“Buildings are one of the largest consumers of global resources and all energy produced,” writes a group of researchers and designers at MIT Architecture, “and are primary contributors to greenhouse gases and solid wastes. At moment when the built environment is faced with dramatic shifts, the need for energy-intelligent building prototypes is more significant than ever.” The group in question comprises an MIT design workshop called Mass Timber Design, which is combining an old form factor with new(ish) materials technology in hopes of reducing waste.
Mass Timber Design has focused on the longhouse, an architectural form factor that everyone from Native Americans to Vikings to church architects have all traditionally erected. “The longhouse is a building type common to historic settlements across the world and through history, finding use in the Americas, Asia, and Europe. Longhouses served many functions for these historic communities, but were almost always civic or multi-family in scale. They were often places of community gathering, civil government, communal work, and an overall space for knowledge exchange.”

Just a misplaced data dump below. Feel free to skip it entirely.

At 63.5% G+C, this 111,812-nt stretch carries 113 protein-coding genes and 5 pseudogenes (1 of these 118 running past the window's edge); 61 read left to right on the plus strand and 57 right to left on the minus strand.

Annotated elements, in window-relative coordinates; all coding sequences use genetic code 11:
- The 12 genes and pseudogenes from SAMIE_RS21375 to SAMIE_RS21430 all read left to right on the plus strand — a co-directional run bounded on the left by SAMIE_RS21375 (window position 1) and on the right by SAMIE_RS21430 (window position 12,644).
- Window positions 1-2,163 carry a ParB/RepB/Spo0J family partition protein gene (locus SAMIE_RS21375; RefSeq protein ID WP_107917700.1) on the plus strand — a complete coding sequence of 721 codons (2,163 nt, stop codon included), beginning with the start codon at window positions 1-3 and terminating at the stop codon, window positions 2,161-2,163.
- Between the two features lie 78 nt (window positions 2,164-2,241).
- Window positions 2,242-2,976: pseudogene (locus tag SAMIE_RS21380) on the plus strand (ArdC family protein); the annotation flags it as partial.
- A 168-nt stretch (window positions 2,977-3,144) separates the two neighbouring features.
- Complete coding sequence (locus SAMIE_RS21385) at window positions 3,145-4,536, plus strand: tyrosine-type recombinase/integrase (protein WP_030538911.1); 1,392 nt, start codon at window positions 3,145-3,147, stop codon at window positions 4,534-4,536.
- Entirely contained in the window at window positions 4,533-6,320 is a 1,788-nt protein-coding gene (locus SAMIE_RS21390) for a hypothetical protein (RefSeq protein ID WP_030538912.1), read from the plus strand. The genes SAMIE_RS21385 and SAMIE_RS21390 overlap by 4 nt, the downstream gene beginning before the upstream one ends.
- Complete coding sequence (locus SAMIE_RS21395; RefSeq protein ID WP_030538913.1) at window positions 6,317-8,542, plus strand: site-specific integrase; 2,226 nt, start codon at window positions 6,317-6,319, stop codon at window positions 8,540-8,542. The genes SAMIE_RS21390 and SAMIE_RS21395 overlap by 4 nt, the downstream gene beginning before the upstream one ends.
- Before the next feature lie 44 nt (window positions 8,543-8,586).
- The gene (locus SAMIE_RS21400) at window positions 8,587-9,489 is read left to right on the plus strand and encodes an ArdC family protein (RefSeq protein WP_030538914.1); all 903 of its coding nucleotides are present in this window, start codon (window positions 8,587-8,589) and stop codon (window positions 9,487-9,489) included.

MTD’s reimagined longhouse design uses timber LVL (laminated veneer lumber) for the interior supporting arches, as they can span a large distance without requiring a massive amount of material. Though thin-walled, the triangular profile of the arches is sturdy enough for the task. The “sawtooth” roof design is meant to be tuned and oriented according to the site, maximizing clerestory value and solar panel placement. All components are meant to be prefabricated and modular.
Here’s the walkthrough:
The workshop envisions the Longhouse as being used for “a range of event scenarios from co-working, exercise classes, social mixers, exhibitions, dinner gatherings and lectures.”